Customer/employee surveys are important. I know this, and I try to go along with companies who take the time to survey me as a customer. But they need to do a better job of asking questions that are both within the customer’s ability to answer and that they can do something with.
Take my bank, for instance. It just had a survey company call to ask about my experience as a business account holder. It was a nice gesture, but frankly, it was a waste of my time and theirs.
The questions mostly began, “On a scale of 1 to 9, do you think…”. They wanted to know whether I thought the bank cared about me as a customer (not particularly; banks in general seem to nickel and dime customers, and they’re quick to charge interest but slow to pay it). They wondered if I felt appreciated (can’t think of anything the bank has done to show appreciation) or had been made to wait too long (more than once). They wondered if I had a relationship with the person managing my account (there’s a person managing it? really?). And they took at least eight minutes to run through it all.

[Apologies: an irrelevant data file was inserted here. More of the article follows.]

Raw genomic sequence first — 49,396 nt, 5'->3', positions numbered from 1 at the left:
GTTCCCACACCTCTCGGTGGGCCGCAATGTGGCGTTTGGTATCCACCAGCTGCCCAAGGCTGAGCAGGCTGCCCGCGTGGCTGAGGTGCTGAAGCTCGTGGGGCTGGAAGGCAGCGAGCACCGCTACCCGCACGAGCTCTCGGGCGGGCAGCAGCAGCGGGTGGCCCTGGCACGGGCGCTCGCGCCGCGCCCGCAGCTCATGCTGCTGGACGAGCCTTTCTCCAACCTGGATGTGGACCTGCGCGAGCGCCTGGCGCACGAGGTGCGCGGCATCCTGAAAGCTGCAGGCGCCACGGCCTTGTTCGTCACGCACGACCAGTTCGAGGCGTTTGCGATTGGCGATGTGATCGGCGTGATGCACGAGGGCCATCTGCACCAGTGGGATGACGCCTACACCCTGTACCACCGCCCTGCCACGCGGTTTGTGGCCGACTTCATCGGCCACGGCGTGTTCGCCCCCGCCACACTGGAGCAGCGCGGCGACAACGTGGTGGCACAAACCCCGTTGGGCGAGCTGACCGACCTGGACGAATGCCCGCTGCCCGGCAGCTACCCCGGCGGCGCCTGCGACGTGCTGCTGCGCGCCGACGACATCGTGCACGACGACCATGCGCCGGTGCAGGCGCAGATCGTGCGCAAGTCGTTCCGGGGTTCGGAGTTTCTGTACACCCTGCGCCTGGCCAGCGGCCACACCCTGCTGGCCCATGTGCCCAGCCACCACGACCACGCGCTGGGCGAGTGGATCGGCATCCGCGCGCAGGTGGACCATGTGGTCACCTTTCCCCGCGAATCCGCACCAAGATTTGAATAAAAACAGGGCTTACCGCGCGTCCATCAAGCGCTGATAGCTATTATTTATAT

If you’re going to survey someone, one of the first rules is that you only ask a question when you can or plan to do something with the answers. So is the bank going to change anything if the survey people find that 75 per cent of customers don’t feel appreciated, and 85 per cent don’t think the bank cares about us? Can we look forward to hand-written notes of appreciation or an extra 0.5 per cent interest on our accounts? I doubt it.
By all means, survey your customers. But make sure to ask questions that they can actually answer and that will give you information you can and will act on. And if someone repeatedly says, “I can’t answer that” or “I have no idea,” think about changing the question.